One of the journal articles in this issue involves a study in partnership with M’Chigeeng and two authors of other articles have Island roots.
Wiikwemkoong citizen Amy Shawanda, of Murray Hill, is featured in the journal’s inaugural issue for her study on knowledge within dreams. She spoke at a Canadian Indigenous/Native Studies Association conference about the role of dreams in Indigenous scholarship and how it contrasts with Western research methods.
A visiting scholar at Trent University spoke about holographic epistemology and Native common sense; this inspired Ms. Shawanda to further pursue the topic. Holographic epistemology refers to knowledge from three aspects of nature—physical, mental and spiritual.
“Creator always has a plan for us to show us the way, so when I saw (TIJIH) was releasing its first issue, I thought I’d submit what I had based on that presentation. They liked it,” she said.
Scholars gave her plenty of feedback during the peer review process and her academic colleagues also offered insights. Many described it as ground-breaking work.
“One of the things I really like about TIJIH is I’m able to use more plain language as opposed to academic language. I did that specifically because I wanted to reach communities for young students and elders to read and comprehend without the garbled academic language,” said Ms. Shawanda. The journal’s co-editors said they were pleased to hear that many authors felt flexible in their word choice because accessibility of language was one of their main intents.
Ms. Shawanda was able to use Anishinaabemowin both within the article and in its title—a choice that fellow Wiikwemkoong citizen Joshua Manitowabi also made for his entry.
“The way they created this journal was through community consultations and speaking with elders. It’s been such a great and positive experience; everyone on the team has always been supportive and asking for ways they could help move the work along,” she said. “I felt safe submitting my ideas on dream knowledge to them.”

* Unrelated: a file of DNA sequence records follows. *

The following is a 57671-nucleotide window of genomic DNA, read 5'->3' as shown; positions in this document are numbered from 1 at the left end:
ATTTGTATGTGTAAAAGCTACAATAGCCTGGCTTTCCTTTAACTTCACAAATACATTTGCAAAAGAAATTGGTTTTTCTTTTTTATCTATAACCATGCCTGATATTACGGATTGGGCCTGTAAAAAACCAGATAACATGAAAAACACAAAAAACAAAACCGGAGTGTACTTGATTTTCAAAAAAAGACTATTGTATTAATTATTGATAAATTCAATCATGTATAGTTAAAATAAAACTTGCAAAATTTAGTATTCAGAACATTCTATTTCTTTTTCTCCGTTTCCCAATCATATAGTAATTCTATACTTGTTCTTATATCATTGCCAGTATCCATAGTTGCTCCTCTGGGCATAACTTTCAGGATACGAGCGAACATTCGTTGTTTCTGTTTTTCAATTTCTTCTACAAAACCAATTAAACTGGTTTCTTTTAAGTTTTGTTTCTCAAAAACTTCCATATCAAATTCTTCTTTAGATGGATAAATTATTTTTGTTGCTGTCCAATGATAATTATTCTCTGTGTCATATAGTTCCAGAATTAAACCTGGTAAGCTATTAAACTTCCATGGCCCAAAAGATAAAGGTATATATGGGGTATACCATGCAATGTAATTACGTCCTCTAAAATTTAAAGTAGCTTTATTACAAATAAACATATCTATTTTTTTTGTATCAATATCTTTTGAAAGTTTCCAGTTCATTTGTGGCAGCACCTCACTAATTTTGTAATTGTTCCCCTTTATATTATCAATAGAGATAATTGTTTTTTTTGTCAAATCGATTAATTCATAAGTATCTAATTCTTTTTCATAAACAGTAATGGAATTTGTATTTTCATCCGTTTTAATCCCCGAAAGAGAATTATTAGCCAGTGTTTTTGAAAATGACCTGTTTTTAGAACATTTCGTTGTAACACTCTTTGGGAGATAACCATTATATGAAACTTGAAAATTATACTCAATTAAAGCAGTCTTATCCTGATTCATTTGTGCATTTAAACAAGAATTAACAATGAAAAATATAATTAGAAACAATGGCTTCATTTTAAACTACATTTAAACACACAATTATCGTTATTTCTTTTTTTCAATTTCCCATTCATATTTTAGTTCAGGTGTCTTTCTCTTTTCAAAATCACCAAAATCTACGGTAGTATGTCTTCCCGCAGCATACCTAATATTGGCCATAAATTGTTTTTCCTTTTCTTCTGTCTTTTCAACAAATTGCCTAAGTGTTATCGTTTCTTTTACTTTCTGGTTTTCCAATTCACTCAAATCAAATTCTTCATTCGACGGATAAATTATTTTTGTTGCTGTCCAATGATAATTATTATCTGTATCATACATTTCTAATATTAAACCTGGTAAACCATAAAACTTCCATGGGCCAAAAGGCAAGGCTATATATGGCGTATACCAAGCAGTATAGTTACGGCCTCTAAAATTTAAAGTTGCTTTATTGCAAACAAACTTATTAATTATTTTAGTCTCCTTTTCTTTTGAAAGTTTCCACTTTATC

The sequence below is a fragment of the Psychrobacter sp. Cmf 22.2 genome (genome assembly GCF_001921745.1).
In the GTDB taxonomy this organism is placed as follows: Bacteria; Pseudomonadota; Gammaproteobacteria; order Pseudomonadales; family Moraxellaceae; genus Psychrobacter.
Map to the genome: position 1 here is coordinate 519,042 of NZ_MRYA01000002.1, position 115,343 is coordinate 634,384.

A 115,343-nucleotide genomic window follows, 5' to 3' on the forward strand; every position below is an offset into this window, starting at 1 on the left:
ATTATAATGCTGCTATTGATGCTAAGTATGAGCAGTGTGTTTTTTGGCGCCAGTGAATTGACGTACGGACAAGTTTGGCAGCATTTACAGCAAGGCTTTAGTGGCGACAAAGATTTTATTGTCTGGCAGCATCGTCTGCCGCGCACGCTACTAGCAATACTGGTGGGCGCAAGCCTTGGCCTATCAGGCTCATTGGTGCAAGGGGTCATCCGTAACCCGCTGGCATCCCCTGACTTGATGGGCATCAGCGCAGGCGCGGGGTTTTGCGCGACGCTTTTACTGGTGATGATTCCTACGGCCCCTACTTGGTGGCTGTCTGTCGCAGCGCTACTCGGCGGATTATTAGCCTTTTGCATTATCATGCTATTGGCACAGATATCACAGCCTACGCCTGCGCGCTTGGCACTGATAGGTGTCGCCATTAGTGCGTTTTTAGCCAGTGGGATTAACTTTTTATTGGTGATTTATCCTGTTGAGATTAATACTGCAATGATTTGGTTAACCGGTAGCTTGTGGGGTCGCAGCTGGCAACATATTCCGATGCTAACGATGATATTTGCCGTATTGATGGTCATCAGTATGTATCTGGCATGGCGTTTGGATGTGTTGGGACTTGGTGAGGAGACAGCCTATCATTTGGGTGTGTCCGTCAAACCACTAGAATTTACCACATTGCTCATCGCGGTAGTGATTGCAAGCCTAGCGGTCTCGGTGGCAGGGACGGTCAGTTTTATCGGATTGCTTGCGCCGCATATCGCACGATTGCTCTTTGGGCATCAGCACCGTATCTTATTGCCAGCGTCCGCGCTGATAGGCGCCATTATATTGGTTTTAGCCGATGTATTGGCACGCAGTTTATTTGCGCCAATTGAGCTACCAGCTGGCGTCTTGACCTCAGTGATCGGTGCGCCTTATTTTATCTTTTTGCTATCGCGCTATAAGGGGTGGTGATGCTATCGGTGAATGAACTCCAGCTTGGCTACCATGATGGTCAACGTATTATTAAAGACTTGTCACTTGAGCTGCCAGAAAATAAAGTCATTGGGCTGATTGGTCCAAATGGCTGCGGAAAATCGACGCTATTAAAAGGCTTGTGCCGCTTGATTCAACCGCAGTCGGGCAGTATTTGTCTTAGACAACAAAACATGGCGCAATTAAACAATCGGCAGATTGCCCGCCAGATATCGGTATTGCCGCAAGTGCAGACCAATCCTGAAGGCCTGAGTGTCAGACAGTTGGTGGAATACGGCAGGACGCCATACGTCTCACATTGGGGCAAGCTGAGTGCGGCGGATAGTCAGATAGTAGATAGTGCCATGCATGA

Ms. Shawanda’s own creative process was also rooted in community. She completed much of her writing for this article at the kitchen table back home in Wiikwemkoong where she consulted with her mother Nancy Shawande and got help in some of the translation process.
Anishinaabe-kwe researcher Dana Hickey of Dokis First Nation conducted a study in partnership with M’Chigeeng, based on her master’s thesis about Indigenous theoretical explanations of power. She worked closely with M’Chigeeng Ogimaa-kwe Linda Debassige and interviewed 15 people from the Sudbury and Manitoulin areas. Elders and M’Chigeeng community members helped guide the research process.
“In order to do Indigenous research, you must engage in community-driven and community-based practices that have a positive impact on the communities as well,” said Ms. Hickey. “In terms of a community partner, we were looking for someone who in their positionality embodies the idea of what power is—the chief of a First Nation was ideal.”
Through the study, she found that relationships were central to discussions of power because all power structures involve connections between people. Other main topics included Indigenous languages, sacred sources of power, Indigenous women, abuse of power and Indigenous knowledge.
She said seeing Indigenous research methodologies gaining acceptance in western academia, albeit slowly, was promising. This, she said, may lead to re-evaluating established theories and uncovering knowledge that has been overlooked through conventional research methods.